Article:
Bullying

I found this on A Magical Childhood‘s pinterest. She found it at The Hermit on a Hill’s Tumblr. I wanted to share.

***
A teacher in New York was teaching her class about bullying and gave them the following exercise to perform.

She had the children take a piece of paper and told them to crumple it up, stamp on it, and really mess it up but to not rip it. Then she had them unfold the paper, smooth it out, and look at how scarred and dirty is was.

She then told them to tell it they’re sorry.

Even though they said they were sorry and tried to fix the paper, she pointed out all the scars they left behind. And that those scars will never go away no matter how hard they tried to fix it. They might fade a bit, but they’re permanent.

That is what happens when a child bullies another child, they may say they’re sorry but the scars are there forever.

The looks on the faces of the children in the classroom told her the message hit home. Pass it on or better yet, if you’re a parent or a teacher, do it with your child/children.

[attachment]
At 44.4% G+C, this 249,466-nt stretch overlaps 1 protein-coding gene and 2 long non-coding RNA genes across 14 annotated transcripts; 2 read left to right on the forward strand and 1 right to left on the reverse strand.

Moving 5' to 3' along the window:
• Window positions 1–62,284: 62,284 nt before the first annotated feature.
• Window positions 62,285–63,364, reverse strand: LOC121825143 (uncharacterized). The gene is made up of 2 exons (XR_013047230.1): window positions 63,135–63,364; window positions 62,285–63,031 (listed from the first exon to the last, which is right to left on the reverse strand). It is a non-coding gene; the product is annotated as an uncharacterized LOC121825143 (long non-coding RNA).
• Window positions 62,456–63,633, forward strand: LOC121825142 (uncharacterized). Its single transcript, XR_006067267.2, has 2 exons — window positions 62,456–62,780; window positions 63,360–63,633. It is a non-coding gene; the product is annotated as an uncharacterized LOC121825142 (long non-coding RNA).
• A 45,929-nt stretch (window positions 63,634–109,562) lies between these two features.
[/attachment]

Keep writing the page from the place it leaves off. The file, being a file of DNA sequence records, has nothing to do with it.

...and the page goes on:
****

Yes. Do. Stick and stones may break my bones, but words leave scars.

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9 thoughts on “Bullying

  1. Simple but wonderfully powerful. There have been so many incidents of suicide in my city lately due to bullying. I hope and pray that my children will never be the victims of a bully, will be able to protect someone who is a victim or will never, ever, ever be a bully. I posted to FB to share with my friends, some who are teachers. I hope they share in their classes.

  2. Let Me Start and Jen, I posted because it struck me as painfully visceral to stomp on that paper then see the marks. Who knows if it’s a true story…doesn’t matter because if we all do this now, it will be true.
    This warning is true for friendships and marriages and families, too, because words really make a permanent mark and the sooner we control out words the happier we’ll all be.

  3. My friend, who before having kids taught young kids, and I got to talking about this. She thinks schools need to start doing stuff like this – simple, non-scary exercises – while they are still young.
    My 4.5yo thinks that she can’t draw on a wrinkled piece of paper because it is “ruined forever”. So she would totally get this.

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